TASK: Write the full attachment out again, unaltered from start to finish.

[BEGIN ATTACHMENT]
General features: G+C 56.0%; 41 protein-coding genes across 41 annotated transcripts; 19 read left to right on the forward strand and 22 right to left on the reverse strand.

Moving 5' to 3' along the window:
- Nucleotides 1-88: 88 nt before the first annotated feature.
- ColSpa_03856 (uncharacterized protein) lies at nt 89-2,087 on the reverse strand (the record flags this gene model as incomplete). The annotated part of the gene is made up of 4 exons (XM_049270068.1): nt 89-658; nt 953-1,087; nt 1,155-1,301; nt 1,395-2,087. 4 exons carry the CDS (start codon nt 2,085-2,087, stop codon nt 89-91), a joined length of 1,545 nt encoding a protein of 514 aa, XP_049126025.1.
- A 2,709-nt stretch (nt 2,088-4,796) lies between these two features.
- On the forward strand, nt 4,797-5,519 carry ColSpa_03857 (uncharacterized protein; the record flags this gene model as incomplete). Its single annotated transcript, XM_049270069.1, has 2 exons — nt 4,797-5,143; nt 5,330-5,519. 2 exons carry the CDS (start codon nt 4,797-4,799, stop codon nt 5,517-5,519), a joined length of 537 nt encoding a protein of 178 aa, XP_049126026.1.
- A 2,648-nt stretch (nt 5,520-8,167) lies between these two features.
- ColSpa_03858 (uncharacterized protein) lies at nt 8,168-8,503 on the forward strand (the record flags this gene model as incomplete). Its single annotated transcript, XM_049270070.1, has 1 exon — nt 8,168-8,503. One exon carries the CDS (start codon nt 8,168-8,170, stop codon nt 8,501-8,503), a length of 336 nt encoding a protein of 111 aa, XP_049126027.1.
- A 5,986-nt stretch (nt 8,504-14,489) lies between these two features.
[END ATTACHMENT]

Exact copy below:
General features: G+C 56.0%; 41 protein-coding genes across 41 annotated transcripts; 19 read left to right on the forward strand and 22 right to left on the reverse strand.

Moving 5' to 3' along the window:
- Nucleotides 1-88: 88 nt before the first annotated feature.
- ColSpa_03856 (uncharacterized protein) lies at nt 89-2,087 on the reverse strand (the record flags this gene model as incomplete). The annotated part of the gene is made up of 4 exons (XM_049270068.1): nt 89-658; nt 953-1,087; nt 1,155-1,301; nt 1,395-2,087. 4 exons carry the CDS (start codon nt 2,085-2,087, stop codon nt 89-91), a joined length of 1,545 nt encoding a protein of 514 aa, XP_049126025.1.
- A 2,709-nt stretch (nt 2,088-4,796) lies between these two features.
- On the forward strand, nt 4,797-5,519 carry ColSpa_03857 (uncharacterized protein; the record flags this gene model as incomplete). Its single annotated transcript, XM_049270069.1, has 2 exons — nt 4,797-5,143; nt 5,330-5,519. 2 exons carry the CDS (start codon nt 4,797-4,799, stop codon nt 5,517-5,519), a joined length of 537 nt encoding a protein of 178 aa, XP_049126026.1.
- A 2,648-nt stretch (nt 5,520-8,167) lies between these two features.
- ColSpa_03858 (uncharacterized protein) lies at nt 8,168-8,503 on the forward strand (the record flags this gene model as incomplete). Its single annotated transcript, XM_049270070.1, has 1 exon — nt 8,168-8,503. One exon carries the CDS (start codon nt 8,168-8,170, stop codon nt 8,501-8,503), a length of 336 nt encoding a protein of 111 aa, XP_049126027.1.
- A 5,986-nt stretch (nt 8,504-14,489) lies between these two features.